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  3. Hmm, here in the UK I’ve always believed the “Y” variety to be the accepted spelling although one exception is for “Town Crier” indicating that the “Y” may have been recently adopted.

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  4. The 2011 version of the Associated Press Stylebook states that “flier” is the preferred term for an aviator or a handbill, while “flyer” is the proper name of some trains and buses.

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  5. It seems from the examples that flyer is used more for the advertising document, as to flier being used for a person.
    Sports reference – Philadelphia Flyers are referring toward the speed of the players.

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  6. And I was taught that flyer was something or someone who flew and flier was a handbill, sheet of paper, etc. As for the Philadelphia Flyers, wow…..I can’t even figure that one out! lol

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  7. Might want to check an AP Stylebook, as “flier” is preferred for a handbill or an aviator. “Flyer” is preferred for airplane or bus routes. As in, “The Airport Flyer takes me from the airport to Oakland.”

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  8. The Philadelphia Flyers logo suggests speed – it’s got those speed lines – so it seems the name refers to fast-moving people, which is what hockey players are. So are people who use airplanes. And what about “freeway fliers” who race in these parlous times from job to job?’s Would they rather be flyers or fliers? If you’re a “flier,” aren’t you apt to have someone call you a fleer? In any case, the “frequent flyer” programs of the major American airlines seem generally to spell it with a Y. Despite the venerable history of the town crier, I’m therefore inclined to think that “flyer” is emergent and destined for hegemony – even though my computer program routinely tags “flyer” as incorrect. .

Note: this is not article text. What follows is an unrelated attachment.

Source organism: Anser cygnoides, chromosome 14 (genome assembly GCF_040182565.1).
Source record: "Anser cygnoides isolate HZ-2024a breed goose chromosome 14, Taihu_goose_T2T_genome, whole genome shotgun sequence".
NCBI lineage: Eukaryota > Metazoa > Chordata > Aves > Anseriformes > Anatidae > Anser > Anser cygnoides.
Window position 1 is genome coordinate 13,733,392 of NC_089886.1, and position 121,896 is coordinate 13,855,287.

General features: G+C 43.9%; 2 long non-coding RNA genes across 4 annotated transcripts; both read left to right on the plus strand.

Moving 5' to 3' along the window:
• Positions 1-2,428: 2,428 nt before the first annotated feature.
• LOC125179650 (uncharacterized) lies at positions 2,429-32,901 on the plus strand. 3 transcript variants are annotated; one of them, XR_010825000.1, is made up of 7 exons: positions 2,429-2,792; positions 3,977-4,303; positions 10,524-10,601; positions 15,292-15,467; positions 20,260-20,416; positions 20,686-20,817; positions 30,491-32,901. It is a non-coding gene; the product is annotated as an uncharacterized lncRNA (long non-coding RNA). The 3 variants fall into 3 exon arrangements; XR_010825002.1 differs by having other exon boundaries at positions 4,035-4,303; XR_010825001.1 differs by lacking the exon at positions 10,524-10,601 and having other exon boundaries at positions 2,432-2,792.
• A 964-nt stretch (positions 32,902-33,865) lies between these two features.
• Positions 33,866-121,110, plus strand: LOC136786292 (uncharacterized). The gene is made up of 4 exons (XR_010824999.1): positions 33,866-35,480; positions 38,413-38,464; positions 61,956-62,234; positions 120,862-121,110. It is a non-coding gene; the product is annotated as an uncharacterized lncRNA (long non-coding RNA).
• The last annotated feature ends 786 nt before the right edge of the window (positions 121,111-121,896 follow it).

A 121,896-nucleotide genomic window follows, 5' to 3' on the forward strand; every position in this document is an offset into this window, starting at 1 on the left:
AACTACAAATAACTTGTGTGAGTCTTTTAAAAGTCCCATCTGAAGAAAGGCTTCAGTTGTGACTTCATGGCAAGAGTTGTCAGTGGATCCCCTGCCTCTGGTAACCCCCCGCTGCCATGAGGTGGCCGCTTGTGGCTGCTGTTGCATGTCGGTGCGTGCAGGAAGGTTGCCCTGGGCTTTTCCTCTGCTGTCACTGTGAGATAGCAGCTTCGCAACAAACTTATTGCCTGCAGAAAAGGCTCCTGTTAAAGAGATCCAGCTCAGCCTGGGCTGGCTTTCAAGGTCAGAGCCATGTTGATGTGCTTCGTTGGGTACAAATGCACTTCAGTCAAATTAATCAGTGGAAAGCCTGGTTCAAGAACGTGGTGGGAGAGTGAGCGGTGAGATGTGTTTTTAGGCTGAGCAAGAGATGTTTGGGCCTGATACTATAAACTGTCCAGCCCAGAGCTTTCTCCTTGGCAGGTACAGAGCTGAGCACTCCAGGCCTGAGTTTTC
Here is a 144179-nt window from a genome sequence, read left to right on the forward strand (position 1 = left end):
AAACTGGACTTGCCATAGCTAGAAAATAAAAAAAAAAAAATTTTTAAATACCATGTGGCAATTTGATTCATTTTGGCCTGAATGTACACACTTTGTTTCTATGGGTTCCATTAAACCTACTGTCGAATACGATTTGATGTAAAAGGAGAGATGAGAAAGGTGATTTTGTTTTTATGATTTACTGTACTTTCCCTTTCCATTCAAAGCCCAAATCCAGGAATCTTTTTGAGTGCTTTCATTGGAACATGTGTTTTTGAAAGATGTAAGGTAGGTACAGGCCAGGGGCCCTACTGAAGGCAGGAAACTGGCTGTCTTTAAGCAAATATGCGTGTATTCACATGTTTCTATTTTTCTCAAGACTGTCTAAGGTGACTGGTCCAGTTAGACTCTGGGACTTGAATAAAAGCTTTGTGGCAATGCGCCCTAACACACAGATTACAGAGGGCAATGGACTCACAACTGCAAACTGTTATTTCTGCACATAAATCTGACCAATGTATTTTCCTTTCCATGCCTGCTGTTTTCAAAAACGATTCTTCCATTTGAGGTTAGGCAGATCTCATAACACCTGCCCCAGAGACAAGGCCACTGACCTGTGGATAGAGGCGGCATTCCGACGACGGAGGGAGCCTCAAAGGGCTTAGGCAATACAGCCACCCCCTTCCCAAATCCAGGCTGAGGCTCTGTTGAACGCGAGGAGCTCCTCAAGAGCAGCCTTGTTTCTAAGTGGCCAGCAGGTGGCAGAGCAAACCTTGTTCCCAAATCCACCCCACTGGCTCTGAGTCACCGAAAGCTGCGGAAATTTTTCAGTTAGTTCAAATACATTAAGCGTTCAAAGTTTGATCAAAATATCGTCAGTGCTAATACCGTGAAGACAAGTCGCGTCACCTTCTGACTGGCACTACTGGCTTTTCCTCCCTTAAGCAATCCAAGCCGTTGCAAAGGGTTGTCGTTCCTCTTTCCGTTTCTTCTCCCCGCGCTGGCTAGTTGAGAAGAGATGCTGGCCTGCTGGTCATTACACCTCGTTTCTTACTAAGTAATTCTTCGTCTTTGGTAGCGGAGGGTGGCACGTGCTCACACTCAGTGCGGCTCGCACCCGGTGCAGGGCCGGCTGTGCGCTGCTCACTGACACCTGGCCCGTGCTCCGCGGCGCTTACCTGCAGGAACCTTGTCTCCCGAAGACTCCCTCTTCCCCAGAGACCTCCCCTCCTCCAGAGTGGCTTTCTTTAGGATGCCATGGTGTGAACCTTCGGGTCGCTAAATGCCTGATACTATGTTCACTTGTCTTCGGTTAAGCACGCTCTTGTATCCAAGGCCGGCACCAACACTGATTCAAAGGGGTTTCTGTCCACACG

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  9. As a University graduate and voracious reader from Canada, I never saw the spelling “flier” until a story appeared in today’s National Post (our “other” ersatz national English newspaper), which ran an Associated Press article on non-flushable wipes. They referred to one municipality resorting to sending “fliers” to its residents to ask them to stop the practice. I thought the spelling odd, and it seems to run counter most of the US style guides.

    Why do Americans insist on bizarre spellings? Color might make some sense (though I prefer traditional Canadian/Commonwealth spelling), but defense and license?

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  10. This is wrong. Fliers are handbills as well. From Twitter:

    AP Style tip: Flier is the preferred term for an aviator or handbill. Flyer is the proper name of some trains and buses: The Western Flyer.

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  11. In analogy with dryer/drier, surely “flier” would be something that is more fly. Are black guys generally flier than white guys? ;)

    Reply